The Royals on Wednesday signed first baseman Lucas Duda, who played a key, if unintended, role in helping the team win the 2015 World Series, to a one-year contract.
The acquisition puts an end to the Royals’ first-base competition and leaves prospect Hunter Dozier, who has exclusively taken game and practice reps at first base through the first few weeks of camp, without a clear shot at the 25-man roster.
“We’re very encouraged about our first base options going forward,” Royals general manager Dayton Moore said. “But it puts us in a position where we don’t have to rush the process.
"Lucas Duda has been a productive major-league hitter.”
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Terms of the deal weren't announced, but FanRag Sports’ Jon Heyman reported the contract is worth $3.5 million with up to $500,000 in incentives.
Duda, 32, split time last year with the Mets and Rays. He hit 30 home runs with 64 RBIs and a .217 average in 127 games.
The Royals see him as a stabilizing presence in the lineup, a veteran who can take pressure off the still-developing bats of Jorge Bonifacio, Jorge Soler and others.
"When Hos, Moose and Salvy and all those guys came up, they didn’t have that,” manager Ned Yost said. “They had to kind of wear it themselves. The more protection that we can provide for the Mondesis, the Solers, the Cuthberts, the Doziers, the Bonifacios, until they get their feet on the ground and can really get hold of that and run with it, it’s gonna be beneficial.”
In 2015, Duda hit .244 with 27 homers and 73 RBIs during the regular season, and batted .400 with six RBIs in a four-game sweep of the Cubs in the National League Championship Series. But in the World Series, Duda hit .263 and made a costly error.
In Game 5, the Royals trailed 2-1 in the top of the ninth inning but had Eric Hosmer at third base with one out. Salvador Perez grounded to third baseman David Wright, who threw to Duda at first base. Hosmer dashed for home and Duda's throw to the plate was off the mark. Hosmer scored and tied the game, which the Royals won 7-2 in 12 innings as they clinched the World Series title.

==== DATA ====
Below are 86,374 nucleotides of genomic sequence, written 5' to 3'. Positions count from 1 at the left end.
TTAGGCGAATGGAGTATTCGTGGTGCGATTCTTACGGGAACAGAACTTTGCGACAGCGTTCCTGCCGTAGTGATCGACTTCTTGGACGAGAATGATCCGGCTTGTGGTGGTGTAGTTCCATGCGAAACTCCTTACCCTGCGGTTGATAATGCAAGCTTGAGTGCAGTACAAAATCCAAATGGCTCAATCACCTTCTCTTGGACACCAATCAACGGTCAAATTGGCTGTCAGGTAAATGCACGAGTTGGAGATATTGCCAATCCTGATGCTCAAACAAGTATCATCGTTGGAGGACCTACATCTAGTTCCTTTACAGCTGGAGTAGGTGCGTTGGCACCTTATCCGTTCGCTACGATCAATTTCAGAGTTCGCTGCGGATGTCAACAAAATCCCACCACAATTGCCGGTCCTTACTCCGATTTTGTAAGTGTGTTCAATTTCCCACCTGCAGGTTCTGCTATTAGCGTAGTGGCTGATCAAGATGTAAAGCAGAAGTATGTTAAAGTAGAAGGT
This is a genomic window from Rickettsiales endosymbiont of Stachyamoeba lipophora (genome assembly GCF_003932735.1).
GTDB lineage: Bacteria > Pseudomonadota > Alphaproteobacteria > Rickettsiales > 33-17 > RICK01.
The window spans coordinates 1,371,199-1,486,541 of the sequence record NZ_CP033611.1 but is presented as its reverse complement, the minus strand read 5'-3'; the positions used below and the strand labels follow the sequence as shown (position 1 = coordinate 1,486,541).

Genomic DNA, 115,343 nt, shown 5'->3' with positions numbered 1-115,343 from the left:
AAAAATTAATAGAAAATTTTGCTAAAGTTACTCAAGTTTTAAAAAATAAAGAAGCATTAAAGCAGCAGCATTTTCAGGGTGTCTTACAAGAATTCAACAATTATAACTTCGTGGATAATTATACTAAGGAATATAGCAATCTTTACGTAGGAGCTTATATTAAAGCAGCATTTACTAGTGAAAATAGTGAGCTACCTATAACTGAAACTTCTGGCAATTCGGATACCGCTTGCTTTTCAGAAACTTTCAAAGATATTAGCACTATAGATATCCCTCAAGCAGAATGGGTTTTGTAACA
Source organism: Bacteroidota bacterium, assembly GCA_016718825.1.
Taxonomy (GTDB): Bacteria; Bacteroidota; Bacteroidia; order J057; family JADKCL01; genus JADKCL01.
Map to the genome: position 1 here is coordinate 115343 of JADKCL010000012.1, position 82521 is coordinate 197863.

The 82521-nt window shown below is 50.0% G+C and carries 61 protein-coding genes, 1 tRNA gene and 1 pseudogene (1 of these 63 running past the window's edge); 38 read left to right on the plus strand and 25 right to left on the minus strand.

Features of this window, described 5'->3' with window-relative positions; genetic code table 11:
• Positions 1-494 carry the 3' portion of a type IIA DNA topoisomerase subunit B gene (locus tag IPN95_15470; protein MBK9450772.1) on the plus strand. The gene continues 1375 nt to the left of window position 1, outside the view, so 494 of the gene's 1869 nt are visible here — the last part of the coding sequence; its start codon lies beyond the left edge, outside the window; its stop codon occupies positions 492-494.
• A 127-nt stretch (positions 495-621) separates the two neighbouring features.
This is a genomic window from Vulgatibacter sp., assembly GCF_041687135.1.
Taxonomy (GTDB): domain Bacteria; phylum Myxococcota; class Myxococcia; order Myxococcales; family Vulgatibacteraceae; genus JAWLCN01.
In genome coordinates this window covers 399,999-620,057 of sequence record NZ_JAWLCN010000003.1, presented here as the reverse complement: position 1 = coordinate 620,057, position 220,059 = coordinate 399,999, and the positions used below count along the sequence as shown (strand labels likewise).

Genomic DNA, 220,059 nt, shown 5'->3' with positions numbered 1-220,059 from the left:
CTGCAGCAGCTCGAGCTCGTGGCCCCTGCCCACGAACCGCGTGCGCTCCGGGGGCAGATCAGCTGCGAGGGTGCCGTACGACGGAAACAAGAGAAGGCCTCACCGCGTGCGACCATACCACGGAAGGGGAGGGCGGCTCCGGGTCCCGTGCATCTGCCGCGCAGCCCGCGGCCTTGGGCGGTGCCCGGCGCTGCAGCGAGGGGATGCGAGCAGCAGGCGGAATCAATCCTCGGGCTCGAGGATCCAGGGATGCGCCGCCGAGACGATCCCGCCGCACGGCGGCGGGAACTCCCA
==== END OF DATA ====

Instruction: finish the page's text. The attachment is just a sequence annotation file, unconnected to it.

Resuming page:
Ironically, Duda likely will replace Hosmer as the Royals' first baseman. According to FanGraphs, Duda has 7.4 Wins Above Replacement since the start of the 2014 season, while Hosmer has a 7.5 WAR.
After the Royals won the Series-clinching Game 5, Royals first base coach Rusty Kuntz said, “Bless his heart, Duda. He’s a good bat.”
That remark upset Duda.
“I read something from Kuntz, the third-base coach,” Duda told Newsday at spring training in 2016. “He said ‘we’ve got this guy as a DH,’ and again, that’s an opinion. But it’s somebody to me that really doesn’t matter. How many big-league games has that guy played in?”
Kuntz, who appeared in 277 career major-league games and was on the Tigers' 1984 World Series championship team, is now a senior adviser to general manager Dayton Moore.
In this latest turn of events, Duda addressed reporters outside the Royals clubhouse shortly after the official announcement on Wednesday and had to stand next to a framed commemorative issue of Sports Illustrated that features Salvador Perez hoisting the 2015 World Series Championship trophy.
Duda groaned when he saw the image but said there were no hard feelings between him and the Royals organization. New pitching coach Cal Eldred even agreed to give his No. 21 jersey to Duda.
"You’ve got to tip your hat to the guys in that room. They played well and they deserved to win,” Duda said. “As far as me coming here, it was an easy choice. Great group of guys, excited to be here and think we’ve got a real shot to surprise some people.”
To make room for Duda on the 40-man roster, the Royals designated outfielder Billy Burns for assignment.
As for Dozier, he is not out of the mix for the Royals. It just may be better to ease Dozier, who only played in 33 minor-league games last year because of injuries and has spent the bulk of his minor-league career at third base, into the majors.
"When you’re transitioning young players to the major leagues, to break them in on Opening Day with all the expectations, when pitchers are performing really at a very high level and it’s a high energy time in the major leagues, sometimes it’s a little more challenging," Moore said. "So if they transition to the major leagues in June or July, when it becomes a lower energy time, they come to the major leagues with great expectations and they’ve got a lot of energy and a lot of excitement. They tend to adjust a little bit better that way. It doesn’t always happen but it’s just kind of a formula that I believe in and have seen it work."